Monday, June 25, 2012

Reviews: "Dirty Rice," by Gerald Duff, in Plaza de Armas

Friday, 01 June 2012 02:24
Rod Davis

I was telling a friend she would like Dirty Rice: A Season in the Evangeline League, because although the putative subject is minor-league baseball, the roux that holds it together is the evocation of a rare, rural, half-forgotten Louisiana. In fact, Gerald Duff’s new novel is about something else altogether: the purity of artistic passion.

Strange claim about an odyssey rooted in the story of the Rayne Rice Birds, a Depression-era ball club traveling across Huey Long’s terrain of make-believe and make-do in broke-down buses full of players committed to a game that barely keeps them fed.
And yet they play anyway, from their nowhere hometown field to the comparatively brighter lights and more sinful sites of Alexandria, Lafayette and Baton Rouge. Their class D league is so far from the majors as to be virtually unknown except to entertainment-starved local fans and a small town sports reporter who writes up games like pulp fiction because in a Depression, reality won’t sell.

Who but a bayou Fellini would find sustenance, meaning, in such a world?

Ball players would.

Duff shows us how through the memory the most passionate artist in the tale, Gemar Batiste, a miscast A-list athlete who himself is not from Louisiana, but Deep East Texas. He would not describe himself as Texan, though, but rather as one of the People — a member of the River Otter Clan of the Coushatta tribe of the Alabama-Coushatta Nation. He learned and honed his skills as a pitcher and batter in the saw-mill leagues, but in his mind — a remarkable trove of history, myth, legend and hard-scrabble life — it all derives from a deeper knowledge: that what white men call baseball comes from a much older game played by the Aztecs.

Batiste’s recollection of that season in the Evangeline League is permeated by his spirituality, as well as by the travails of the team into which he has been recruited by a backwoods talent scout. We would know none of the story except for the detailed recordings of a hack writer “on special assignment for the Great American Pastime Foundation,” who obviously became caught up in the memory of a man in his 90s now living in a retirement home in Annette, Texas. The writer’s impatience at Batiste’s refusal to stick to a straight story line about the league’s nearly final season is of course the reader’s benefit, because, then as now, sport isn’t about stats.

As always, Duff (Blue Sabine, That’s All Right Mama: The Unauthorized Life of Elvis’s Twin, and others) has an ear for vernacular and an eye for detail. He gives his protagonist a dimension that shows him both in the social-cultural setting of racism and stereotypes of the era, but also as a young man on a quest to be the best, and determined never to be thought of as anything other than part of the People. Gemar’s one brawl comes when the son of one of the team owners called him “Jay Bird” at a local dance hall. For Batiste, and the People, a name is of fundamental importance, and he didn’t like being called something he wasn’t. Nor would he knuckle under during the playoffs to a promotional scheme to wear a war bonnet and chant out phony war cries.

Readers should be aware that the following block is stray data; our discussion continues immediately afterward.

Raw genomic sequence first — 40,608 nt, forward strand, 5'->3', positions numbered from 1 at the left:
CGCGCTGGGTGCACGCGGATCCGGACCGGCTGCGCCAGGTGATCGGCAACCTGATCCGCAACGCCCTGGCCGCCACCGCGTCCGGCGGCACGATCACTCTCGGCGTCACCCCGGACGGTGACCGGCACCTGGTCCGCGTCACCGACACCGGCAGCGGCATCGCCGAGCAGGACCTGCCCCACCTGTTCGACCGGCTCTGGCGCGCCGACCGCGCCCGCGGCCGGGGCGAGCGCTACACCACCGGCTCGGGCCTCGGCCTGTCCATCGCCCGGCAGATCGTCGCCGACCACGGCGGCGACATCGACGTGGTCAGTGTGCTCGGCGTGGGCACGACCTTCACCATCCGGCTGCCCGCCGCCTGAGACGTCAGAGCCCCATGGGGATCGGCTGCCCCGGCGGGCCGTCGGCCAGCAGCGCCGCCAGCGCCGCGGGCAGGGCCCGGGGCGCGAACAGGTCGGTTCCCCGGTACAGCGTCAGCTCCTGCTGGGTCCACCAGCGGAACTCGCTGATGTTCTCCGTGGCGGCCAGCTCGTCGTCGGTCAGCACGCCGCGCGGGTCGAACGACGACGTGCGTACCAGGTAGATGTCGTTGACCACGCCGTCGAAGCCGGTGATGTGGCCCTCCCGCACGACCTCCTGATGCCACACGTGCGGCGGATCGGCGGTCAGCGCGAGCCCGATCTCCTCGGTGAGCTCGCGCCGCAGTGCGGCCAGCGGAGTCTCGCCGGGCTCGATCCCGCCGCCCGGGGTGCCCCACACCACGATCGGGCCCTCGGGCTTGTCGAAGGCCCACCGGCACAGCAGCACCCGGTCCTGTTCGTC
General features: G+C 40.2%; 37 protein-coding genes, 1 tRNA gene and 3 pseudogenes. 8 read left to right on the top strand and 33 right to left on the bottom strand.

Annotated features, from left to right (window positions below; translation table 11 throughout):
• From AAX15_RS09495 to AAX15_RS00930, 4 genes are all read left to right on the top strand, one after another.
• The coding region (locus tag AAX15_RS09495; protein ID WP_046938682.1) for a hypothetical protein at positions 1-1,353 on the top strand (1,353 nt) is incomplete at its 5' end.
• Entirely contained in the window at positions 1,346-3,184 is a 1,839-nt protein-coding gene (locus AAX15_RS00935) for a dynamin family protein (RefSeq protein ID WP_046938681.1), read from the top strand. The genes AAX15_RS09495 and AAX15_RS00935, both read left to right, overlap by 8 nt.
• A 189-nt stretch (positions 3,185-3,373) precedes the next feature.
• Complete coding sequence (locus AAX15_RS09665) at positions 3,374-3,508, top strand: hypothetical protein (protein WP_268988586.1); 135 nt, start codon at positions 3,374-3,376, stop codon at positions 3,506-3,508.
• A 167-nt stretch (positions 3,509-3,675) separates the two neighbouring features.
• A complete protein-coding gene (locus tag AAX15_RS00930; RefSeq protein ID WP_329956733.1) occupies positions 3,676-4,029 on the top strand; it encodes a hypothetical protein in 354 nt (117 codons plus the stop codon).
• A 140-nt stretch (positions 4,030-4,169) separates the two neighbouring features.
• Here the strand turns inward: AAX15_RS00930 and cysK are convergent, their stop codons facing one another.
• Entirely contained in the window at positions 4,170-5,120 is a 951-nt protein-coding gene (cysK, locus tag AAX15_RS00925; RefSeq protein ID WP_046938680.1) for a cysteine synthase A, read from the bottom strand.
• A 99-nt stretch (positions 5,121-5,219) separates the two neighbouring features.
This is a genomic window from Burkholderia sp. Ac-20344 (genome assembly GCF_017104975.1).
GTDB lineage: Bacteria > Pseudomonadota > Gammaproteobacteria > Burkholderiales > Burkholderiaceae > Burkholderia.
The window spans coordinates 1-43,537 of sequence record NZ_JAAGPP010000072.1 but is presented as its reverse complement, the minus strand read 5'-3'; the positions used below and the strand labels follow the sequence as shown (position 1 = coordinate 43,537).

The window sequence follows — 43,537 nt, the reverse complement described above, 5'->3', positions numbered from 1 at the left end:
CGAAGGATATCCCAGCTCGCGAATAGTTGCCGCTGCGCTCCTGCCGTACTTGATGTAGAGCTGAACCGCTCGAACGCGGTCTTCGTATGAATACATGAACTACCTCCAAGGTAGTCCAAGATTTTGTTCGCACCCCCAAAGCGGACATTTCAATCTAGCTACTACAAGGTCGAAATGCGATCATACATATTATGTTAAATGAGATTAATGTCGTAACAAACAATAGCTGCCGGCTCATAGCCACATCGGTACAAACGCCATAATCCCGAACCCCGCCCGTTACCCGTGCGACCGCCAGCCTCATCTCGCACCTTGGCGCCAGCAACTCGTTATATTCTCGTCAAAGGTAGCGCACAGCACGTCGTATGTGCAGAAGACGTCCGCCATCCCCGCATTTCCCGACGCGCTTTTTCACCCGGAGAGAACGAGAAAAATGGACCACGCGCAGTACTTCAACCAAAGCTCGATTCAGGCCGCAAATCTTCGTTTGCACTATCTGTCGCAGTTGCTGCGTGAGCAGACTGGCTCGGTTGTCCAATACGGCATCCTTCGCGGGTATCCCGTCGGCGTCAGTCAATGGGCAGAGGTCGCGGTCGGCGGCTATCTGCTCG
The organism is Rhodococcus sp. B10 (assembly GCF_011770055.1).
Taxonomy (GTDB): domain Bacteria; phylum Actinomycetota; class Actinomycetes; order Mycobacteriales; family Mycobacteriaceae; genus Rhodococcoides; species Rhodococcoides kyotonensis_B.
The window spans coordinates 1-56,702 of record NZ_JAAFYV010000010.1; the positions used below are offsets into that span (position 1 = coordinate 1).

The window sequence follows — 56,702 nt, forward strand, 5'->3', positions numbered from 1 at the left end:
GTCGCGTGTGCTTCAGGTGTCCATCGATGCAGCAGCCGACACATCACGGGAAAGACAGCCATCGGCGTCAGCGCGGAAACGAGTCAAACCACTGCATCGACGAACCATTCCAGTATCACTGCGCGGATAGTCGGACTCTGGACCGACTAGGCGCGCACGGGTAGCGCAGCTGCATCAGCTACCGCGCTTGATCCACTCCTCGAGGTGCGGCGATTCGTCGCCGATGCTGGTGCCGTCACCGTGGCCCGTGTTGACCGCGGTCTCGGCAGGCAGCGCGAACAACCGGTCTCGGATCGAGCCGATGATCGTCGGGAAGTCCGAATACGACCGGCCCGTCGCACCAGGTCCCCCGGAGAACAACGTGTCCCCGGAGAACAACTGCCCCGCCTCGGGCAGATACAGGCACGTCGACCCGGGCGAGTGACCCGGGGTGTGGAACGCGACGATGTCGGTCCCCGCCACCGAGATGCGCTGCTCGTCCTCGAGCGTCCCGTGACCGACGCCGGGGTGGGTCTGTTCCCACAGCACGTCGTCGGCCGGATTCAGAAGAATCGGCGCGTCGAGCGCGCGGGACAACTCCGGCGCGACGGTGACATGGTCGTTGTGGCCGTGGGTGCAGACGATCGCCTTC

He accepted the sports writer’s moniker, “Chief Batiste,” while ignoring it. He learned, in the course of that season, to ignore much of anything that wasn’t baseball. The more games the Rice Birds won, and the more he became a statewide celebrity as league MVP, the more he had to ignore. When the team owners, fully tied into the corruption of ‘30s-era Louisiana, began their season-ending move to throw games for the bookies, Batiste ignored their temptations and moved ever inward, ever closer to the spirituality of the game that sealed his soul in the first place.

When his closest teammate, Mike Gonzales, a shortstop recruited as a “Cuban” but who everyone knows is a “redbone” from Alabama, gives into the game-fixers, Batiste turns away without sympathy. Mike had sullied the sport. There can be no forgiveness.

Finally, Batiste stands on his own, literally, on the mound, against the decay of everything around him. Judgment is difficult to pass, since there are no jobs and no real future, and, as Mike says, you have to get what you can while you can. A normal person would understand that and perhaps even be tempted.

But Gemar Batiste has the pitches to set batters down in order inning after inning; and when needed, to swat a triple or RBI. He knows how every player on the field thinks. He knows why pitchers are neurotic, why shortstops are stubborn, why catchers can never stop believing they run everything, why outfielders drift aloof in their own world — and riffs on these insights are what make Duff’s novel a treat for all baseball fans.

An artist ultimately will believe no one else, trust no other judgment, abide by no other standards than those that prove the purity of the expression, and thus the beauty. One season was all Batiste got, and all he needed.

Dirty Rice: A Season in the Evangeline League, by Gerald Duff.
University of Louisiana at Lafayette Press, 2012

Rod Davis is the author of Corina’s Way, winner of the 2005 PEN/Southwest Award for Fiction.  A new novel, South, America, is forthcoming from NewSouth Books.

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